(UPDATE: The following story appeared in the April 19 Labor Tribune print edition. The following day, a new offer presented by the Alton School District was approved by 80 percent of the Alton Education Association, putting a stop to the impending strike. We'll provide additional details in an upcoming edition.)
By TIM ROWDEN
Alton, IL — The Alton Education Association (AEA) and the Alton School District have posted their final offers on the Illinois Educational Labor Relations Board, the next step in contract negotiations as the union continues “marching toward strike.”
The union represents 710 of the district’s 770 staff members, including certified and noncertified staff. The district has about 6,400 students.
Both sides were scheduled to meet again at Labor Tribune press time in hopes of coming to a resolution. A previous offer from the district was rejected by 68 percent of AEA members in attendance on March 22.
LOWEST STARTING SALARIES IN AREA
Alton teachers have had to weather a salary freeze and other concessions over the past few years, AEA negotiating chair Jason Chapman said. First-year Alton teachers with a bachelor’s degree earn $35,148, which is lower than the state median of about $38,200, according to the Illinois State Board of Education.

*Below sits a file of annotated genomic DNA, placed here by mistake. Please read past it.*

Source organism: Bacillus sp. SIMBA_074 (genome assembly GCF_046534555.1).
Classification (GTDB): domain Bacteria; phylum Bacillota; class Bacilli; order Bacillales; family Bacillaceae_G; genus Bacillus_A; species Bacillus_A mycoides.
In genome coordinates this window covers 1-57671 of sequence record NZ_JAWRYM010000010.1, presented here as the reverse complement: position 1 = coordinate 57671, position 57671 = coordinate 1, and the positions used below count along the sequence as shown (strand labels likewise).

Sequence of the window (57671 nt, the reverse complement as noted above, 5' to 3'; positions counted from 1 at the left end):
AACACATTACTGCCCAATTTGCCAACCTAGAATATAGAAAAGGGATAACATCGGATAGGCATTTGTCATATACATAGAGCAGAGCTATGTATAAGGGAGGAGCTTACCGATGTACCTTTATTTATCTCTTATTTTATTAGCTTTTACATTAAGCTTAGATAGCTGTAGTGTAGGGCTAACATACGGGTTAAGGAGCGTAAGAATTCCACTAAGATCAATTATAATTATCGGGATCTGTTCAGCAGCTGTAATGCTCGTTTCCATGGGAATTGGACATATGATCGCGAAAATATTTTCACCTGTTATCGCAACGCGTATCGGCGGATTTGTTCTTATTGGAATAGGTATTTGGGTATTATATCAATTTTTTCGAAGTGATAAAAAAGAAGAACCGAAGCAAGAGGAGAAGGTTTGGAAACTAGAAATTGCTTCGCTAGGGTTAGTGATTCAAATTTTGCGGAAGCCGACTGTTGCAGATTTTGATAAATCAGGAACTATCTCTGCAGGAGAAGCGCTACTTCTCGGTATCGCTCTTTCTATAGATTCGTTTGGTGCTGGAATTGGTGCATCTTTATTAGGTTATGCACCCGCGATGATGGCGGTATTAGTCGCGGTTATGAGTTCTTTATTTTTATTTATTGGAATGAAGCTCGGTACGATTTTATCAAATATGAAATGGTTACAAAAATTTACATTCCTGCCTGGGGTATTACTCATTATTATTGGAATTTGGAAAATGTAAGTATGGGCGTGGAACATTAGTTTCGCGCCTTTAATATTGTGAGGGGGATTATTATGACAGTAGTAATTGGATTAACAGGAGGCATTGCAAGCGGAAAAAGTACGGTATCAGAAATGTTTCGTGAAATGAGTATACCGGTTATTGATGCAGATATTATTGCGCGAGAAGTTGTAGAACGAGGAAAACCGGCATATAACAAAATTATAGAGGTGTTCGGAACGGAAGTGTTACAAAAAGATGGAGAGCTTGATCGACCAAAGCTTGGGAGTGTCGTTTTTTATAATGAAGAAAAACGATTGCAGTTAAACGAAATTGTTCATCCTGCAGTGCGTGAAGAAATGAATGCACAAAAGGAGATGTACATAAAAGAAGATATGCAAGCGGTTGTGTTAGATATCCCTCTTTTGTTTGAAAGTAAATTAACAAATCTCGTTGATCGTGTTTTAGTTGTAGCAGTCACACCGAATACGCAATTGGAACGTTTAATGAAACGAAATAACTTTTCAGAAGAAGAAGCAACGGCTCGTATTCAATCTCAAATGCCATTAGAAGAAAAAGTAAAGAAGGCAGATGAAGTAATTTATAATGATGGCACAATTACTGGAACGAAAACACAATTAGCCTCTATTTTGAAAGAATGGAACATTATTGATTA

“We have some of the lowest starting salaries, outside of some rural districts, in our area,” Chapman told the St. Louis Post-Dispatch. “We’re fighting to see that salary schedule become competitive so that we can hire and retain teachers, which we’re having a hard time doing right now.”
The district’s last contract offer called $400 raises for certified staff in addition to a salary step increases for the next two years. Noncertified staff would have received a 40-cent-per-hour raise and no step movement for two years. The union asked for a one-year contract in which certified employees would get $800 raises plus a step on the salary scale, and noncertified employees would receive a 65-cent raise plus a salary step.
The district’s latest offer includes proposals for a one-year and two-year contract.
The situation in Alton is similar to what has forced teachers to take to the streets in West Virginia, Oklahoma and Kentucky, where districts have also struggled with a lack of state funding. (See related story: Children’s education takes a big hit in RTW states)
Alton Superintendent Mark Cappel told the Post-Distpatch he wants to pay teachers more, but the state’s consistent failure to pay the district everything it’s owed has made raises difficult. Illinois has shorted the district $12 million and missed $3 million in categorical payments to the district, Cappel said. The district had to borrow $10 million this year just to keep its doors open, he said.
“We do need to pay our teachers more. They are worth it, they’re worth anything we can possibly give them,” he said. “I hate throwing the state under the bus, but gosh darn, that’s the reason.”
Last month, Alton teachers voted to authorize a strike if a deal is not reached by an April 25 deadline.
“Informational pickets are happening at all schools,” Chapman said. “We’re marching toward that April 25 deadline.”